A Texas Republican state representative who sponsored legislation that would enact some of the nation's strictest abortion bans claimed Sunday night that exemptions for rape or incest are unnecessary because the 'rape kits' used to collect DNA evidence would "basically clean her out."
"If a woman is raped... We have hospital emergency rooms," Rep. Jodie Laubenberg said during floor debate.
"We have funded what's called rape kits that will help the woman, basically clean her out. And then hopefully that will alleviate that."
Rape kits do not prevent pregnancy, or cause abortion. A rape kit is used by medical personnel to collect potential DNA evidence from a rape victim.
Laubenberg’s bill would ban all abortions after 20 weeks of pregnancy. It would also effectively shut down all but five of the state’s abortion clinics by requiring them to adhere to standards for ambulatory surgical centers.
Her astonishing comments came in response to a Democratic lawmaker who asked if she felt it fair to require rape victims in El Paso travel over 500 miles to San Antonio, where the nearest clinic would be located if Laubenberg’s bill becomes law.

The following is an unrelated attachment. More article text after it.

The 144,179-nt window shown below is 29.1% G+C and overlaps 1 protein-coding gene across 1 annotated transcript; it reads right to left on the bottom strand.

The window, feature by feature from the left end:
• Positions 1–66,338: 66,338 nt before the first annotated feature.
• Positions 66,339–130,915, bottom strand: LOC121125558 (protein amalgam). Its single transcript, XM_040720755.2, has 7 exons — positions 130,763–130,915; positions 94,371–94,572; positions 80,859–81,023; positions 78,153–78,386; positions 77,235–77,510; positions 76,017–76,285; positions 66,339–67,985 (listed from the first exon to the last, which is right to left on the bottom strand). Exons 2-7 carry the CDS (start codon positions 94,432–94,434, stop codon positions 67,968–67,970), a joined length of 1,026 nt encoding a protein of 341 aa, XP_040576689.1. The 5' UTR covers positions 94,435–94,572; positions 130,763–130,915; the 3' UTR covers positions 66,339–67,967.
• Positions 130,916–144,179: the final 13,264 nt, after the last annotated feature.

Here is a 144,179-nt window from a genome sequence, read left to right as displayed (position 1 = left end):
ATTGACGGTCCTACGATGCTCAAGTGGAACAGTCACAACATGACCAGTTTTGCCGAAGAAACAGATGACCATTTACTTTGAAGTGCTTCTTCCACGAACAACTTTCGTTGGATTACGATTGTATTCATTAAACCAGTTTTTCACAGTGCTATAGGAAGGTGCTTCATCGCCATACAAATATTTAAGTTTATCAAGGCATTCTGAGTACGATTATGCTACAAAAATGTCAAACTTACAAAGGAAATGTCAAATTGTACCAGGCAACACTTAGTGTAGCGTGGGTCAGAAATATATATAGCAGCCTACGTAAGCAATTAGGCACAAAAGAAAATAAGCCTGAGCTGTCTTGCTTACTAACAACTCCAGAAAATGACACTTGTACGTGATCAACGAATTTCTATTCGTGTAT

Laubenberg had opposed an amendment to make an exception for victims of rape and incest.
Laubenberg sits on the Texas House Public Health Committee and chairs the state’s chapter of the American Legislative Exchange Council (ALEC), which promotes model legislation to conservative lawmakers nationwide.
Republicans voted to cut off debate and pass the measure shortly after 4 a.m. Monday, despite hundreds of citizens and protesters lined up to speak. Final passage moved forward several hours later.
Democrats hope to stage a filibuster in the Senate that will run out the clock on the special session, which ends Tuesday at midnight. Democratic lawmaker Jessica Farrar, chairwoman of the House women’s health caucus, addressed protesters after the vote and said, "It really mattered what you did," making a filibuster possible.